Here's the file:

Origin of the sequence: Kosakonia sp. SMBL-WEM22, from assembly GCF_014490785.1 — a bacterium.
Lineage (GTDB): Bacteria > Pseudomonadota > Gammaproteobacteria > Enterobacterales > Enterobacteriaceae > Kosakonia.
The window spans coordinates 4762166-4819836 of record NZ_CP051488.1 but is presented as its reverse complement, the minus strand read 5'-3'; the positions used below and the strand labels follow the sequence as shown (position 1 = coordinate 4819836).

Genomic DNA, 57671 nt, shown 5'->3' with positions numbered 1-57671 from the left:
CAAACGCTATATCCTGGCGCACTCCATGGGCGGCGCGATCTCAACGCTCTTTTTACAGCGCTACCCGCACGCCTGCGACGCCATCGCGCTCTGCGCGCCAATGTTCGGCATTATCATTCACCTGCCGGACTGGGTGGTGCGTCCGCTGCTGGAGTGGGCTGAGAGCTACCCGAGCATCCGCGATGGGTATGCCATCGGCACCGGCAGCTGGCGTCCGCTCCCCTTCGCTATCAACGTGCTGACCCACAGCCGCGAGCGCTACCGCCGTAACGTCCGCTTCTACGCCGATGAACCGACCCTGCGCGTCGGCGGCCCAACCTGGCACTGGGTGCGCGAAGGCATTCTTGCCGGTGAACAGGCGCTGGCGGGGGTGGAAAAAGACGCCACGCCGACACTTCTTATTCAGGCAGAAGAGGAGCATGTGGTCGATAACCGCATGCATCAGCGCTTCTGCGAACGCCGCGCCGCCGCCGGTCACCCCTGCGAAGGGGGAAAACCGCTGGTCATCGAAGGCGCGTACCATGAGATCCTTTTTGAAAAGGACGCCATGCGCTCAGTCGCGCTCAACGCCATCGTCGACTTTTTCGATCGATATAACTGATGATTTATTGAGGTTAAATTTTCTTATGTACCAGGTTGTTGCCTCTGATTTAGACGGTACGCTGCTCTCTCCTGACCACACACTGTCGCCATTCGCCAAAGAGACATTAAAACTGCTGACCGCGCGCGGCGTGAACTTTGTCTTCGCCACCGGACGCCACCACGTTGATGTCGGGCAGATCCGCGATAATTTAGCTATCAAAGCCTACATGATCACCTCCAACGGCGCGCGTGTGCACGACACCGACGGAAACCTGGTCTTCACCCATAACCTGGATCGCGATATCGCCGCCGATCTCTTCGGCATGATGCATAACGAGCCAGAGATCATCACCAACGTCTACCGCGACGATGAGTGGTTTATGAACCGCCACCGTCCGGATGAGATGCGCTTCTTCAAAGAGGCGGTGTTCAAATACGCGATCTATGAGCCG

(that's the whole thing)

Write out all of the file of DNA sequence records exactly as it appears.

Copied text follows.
Origin of the sequence: Kosakonia sp. SMBL-WEM22, from assembly GCF_014490785.1 — a bacterium.
Lineage (GTDB): Bacteria > Pseudomonadota > Gammaproteobacteria > Enterobacterales > Enterobacteriaceae > Kosakonia.
The window spans coordinates 4762166-4819836 of record NZ_CP051488.1 but is presented as its reverse complement, the minus strand read 5'-3'; the positions used below and the strand labels follow the sequence as shown (position 1 = coordinate 4819836).

Genomic DNA, 57671 nt, shown 5'->3' with positions numbered 1-57671 from the left:
CAAACGCTATATCCTGGCGCACTCCATGGGCGGCGCGATCTCAACGCTCTTTTTACAGCGCTACCCGCACGCCTGCGACGCCATCGCGCTCTGCGCGCCAATGTTCGGCATTATCATTCACCTGCCGGACTGGGTGGTGCGTCCGCTGCTGGAGTGGGCTGAGAGCTACCCGAGCATCCGCGATGGGTATGCCATCGGCACCGGCAGCTGGCGTCCGCTCCCCTTCGCTATCAACGTGCTGACCCACAGCCGCGAGCGCTACCGCCGTAACGTCCGCTTCTACGCCGATGAACCGACCCTGCGCGTCGGCGGCCCAACCTGGCACTGGGTGCGCGAAGGCATTCTTGCCGGTGAACAGGCGCTGGCGGGGGTGGAAAAAGACGCCACGCCGACACTTCTTATTCAGGCAGAAGAGGAGCATGTGGTCGATAACCGCATGCATCAGCGCTTCTGCGAACGCCGCGCCGCCGCCGGTCACCCCTGCGAAGGGGGAAAACCGCTGGTCATCGAAGGCGCGTACCATGAGATCCTTTTTGAAAAGGACGCCATGCGCTCAGTCGCGCTCAACGCCATCGTCGACTTTTTCGATCGATATAACTGATGATTTATTGAGGTTAAATTTTCTTATGTACCAGGTTGTTGCCTCTGATTTAGACGGTACGCTGCTCTCTCCTGACCACACACTGTCGCCATTCGCCAAAGAGACATTAAAACTGCTGACCGCGCGCGGCGTGAACTTTGTCTTCGCCACCGGACGCCACCACGTTGATGTCGGGCAGATCCGCGATAATTTAGCTATCAAAGCCTACATGATCACCTCCAACGGCGCGCGTGTGCACGACACCGACGGAAACCTGGTCTTCACCCATAACCTGGATCGCGATATCGCCGCCGATCTCTTCGGCATGATGCATAACGAGCCAGAGATCATCACCAACGTCTACCGCGACGATGAGTGGTTTATGAACCGCCACCGTCCGGATGAGATGCGCTTCTTCAAAGAGGCGGTGTTCAAATACGCGATCTATGAGCCG